Doctor insights on:
Herniated Intervertebral Disk Compresses A Spinal Nerve Root
Spinal discs are located between the vertebrae (blocks of bone) of the spine (expect the upper 2). They act like shock absorbers and are also important in allowing our spines to be flexible. They have a tough outer rim made of strong fibers and a fleshier shock-absorbing tissue in the center. These "shocks" can wear out with routine life activities, age and injuries. They can ...Read more
Herniated disc: If you have a confirmed herniation with an MRI, the first line of treatment is usually a steroid injection around the nerve performed by a qualified pain physician. You may require more than one, but no more than three in a year. If the herniation is large and you have weakness, surgery is the best option. Along with these treatments, you may be given an antiinflammatory medication as well. ...Read moreSee 1 more doctor answer
Yes: Nerve compression is just one way sciatica can happen. Often when looking at MRI, doctors don't take into consideration that this is a still image and doesn't show what your spine will do when you move, bend over or even stand up. That is why you need to see a spine specialist that can discuss this with you and your options for treatment. ...Read moreSee 2 more doctor answers
Difference between herniated discs, nerve compression, radiculopathy, sciatica, spinal stenosis, spondylosis and osteoarthritis. I get various diagnosis?
It may be that you : Have them all as everyone ages so by 49 as a male, there are degenerative or arthritis changes in the spine termed spondylosis. By age 60, 20% have some narrowing or stenosis of the spinal canal. Disc herniation can lead to it too all resulting in nerve compression which can cause arm/leg symptoms termed a radiculopathy or in leg also known as a sciatica. ...Read moreSee 2 more doctor answers
Weeks to Months: Generally most people can get relief from sciatic pain doing the conservative care within 3-6 weeks. If it persists after that, it can take up to 6 months to heal by itself. Consider core strengthening exercises while you are on your own at home. You may still be a candidate for epidural steroid injections that may help relieve the pain while your body heals itself. ...Read moreSee 2 more doctor answers
Symptom Vs Cause: A disc herniation causes sciatica, which is a symptom of back & leg pain caused by a disc herniation or narrowing where the nerve exits the spine. A disc herniation is a outpouching of the disc from its normal place into the spinal canal or on the nerve and can be a source of pain in the back or down the leg, . ...Read moreSee 1 more doctor answer
Maybe: Some chiropractors use a machine to apply traction to the spine and they call this "decompressioin." the scientific data is not robust so far and i dont believe any insurance companies cover the treatment which can be expensive. Some patients swear that it was helpful while others not so... "caveat emptor". ...Read moreSee 1 more doctor answer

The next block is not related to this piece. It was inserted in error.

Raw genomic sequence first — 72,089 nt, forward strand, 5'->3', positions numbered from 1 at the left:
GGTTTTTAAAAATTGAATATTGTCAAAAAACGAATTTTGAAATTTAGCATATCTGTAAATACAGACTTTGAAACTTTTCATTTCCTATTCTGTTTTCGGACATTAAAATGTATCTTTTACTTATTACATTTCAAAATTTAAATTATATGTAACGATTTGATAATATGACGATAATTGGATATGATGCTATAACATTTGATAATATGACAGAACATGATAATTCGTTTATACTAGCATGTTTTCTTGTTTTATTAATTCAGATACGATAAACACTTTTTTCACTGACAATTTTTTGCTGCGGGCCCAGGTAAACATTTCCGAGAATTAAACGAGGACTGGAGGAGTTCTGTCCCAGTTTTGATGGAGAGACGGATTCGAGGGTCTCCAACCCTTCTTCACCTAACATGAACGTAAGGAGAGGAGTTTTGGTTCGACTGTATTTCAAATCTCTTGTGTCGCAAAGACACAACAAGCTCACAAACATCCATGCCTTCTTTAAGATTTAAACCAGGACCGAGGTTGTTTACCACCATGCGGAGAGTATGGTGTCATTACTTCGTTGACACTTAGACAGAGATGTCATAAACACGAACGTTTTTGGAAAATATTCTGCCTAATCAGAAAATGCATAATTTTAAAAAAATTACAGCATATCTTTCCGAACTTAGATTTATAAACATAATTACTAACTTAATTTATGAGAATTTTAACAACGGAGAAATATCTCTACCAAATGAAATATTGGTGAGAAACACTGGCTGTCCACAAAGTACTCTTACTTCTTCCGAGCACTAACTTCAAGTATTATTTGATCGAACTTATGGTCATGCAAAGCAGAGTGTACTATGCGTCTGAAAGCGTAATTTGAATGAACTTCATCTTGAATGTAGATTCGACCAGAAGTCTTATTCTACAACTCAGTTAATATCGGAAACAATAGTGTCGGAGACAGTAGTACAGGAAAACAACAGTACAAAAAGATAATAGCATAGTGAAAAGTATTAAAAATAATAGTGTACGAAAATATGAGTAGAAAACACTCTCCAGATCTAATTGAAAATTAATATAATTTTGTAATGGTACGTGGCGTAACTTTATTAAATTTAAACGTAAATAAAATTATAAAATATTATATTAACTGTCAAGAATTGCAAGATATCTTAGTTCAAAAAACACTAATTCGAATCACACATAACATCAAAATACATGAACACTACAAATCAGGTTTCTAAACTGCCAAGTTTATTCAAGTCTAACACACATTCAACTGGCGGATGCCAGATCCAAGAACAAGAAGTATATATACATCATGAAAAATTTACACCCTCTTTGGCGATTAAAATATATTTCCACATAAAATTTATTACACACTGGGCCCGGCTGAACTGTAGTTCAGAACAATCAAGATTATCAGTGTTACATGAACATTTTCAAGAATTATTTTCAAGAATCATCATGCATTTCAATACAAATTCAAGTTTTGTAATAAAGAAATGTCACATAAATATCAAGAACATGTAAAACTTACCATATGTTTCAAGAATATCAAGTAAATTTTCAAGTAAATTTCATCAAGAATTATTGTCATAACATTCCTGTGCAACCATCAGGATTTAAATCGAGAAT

Yes: Nerve compression is just one way sciatica can happen. Often when looking at MRI, doctors don't take into consideration that this is a still image and doesn't show what your spine will do when you move, bend over or even stand up. That is why you need to see a spine specialist that can discuss this with you and your options for treatment. ...Read moreSee 1 more doctor answer
Herniated cervical disc n bulged lumbar disc. Is chiropractor treatment or physiotherapy better? Is traction n spinal manipulation the same?
Lumbosacral spondylosis with disc degeneration, mild posterior disc bulge at l3-4level indenting thecal sac, lateral canals & neural foraminae, treatment?
DDD=arthritis: Arthritis/spondylosis of the disc is ddd. Like wrinkles of skin, ddd happens to everyone to some degree. It starts to be evident on MRI late teens and early 20's, progressing with age. Ddd/arthritis does not = pain. So don't let the diagnosis bother you. Treatment is specific to the pain. If back pain, nonsurgical. Nsaids/tylenol, pt/core strength. For sciatica, above plus nerve root injections. ...Read moreSee 1 more doctor answer
Spinal MRI- multilevel disk & facet degen. scar tissue encasing S1,roots, Bulges &herniations, flat vent. dural sac, narrow foramin/spinal. Bad pain?
Degenerative disease: These findings may be the cause of your back pain. But how to take care of the pain is a whole other concern. You may do well with a combination of pain pills, muscle relaxants, physical therapy, and pain patches or liniments. Rheumatologists and orthopedists can give injections after doing tests to pinpoint the location and mechanism of the pain, such as pinched nerves. Lastly operation if need ...Read moreSee 1 more doctor answer
Encroachment: Any condition limiting space for the nerves causes encroachment. A herniated disc would cause encroachment. A bone spur would also cause. Encroachment does not imply pressure, or severity, or the presence of symptoms. ...Read more
Annular tear: Sometimes the herniated disk has annular tear that releases the spongier nucleus pulposus out that can cause a chemical neuritis on the nerves that is similar to sciatica. Also if the MRI reflects any listhesis (slipping of one bone on the other) there may be a compression on the nerves that will not be appreciated on the MRI because you are lying down and not allowing gravity/forces to move it. ...Read moreSee 1 more doctor answer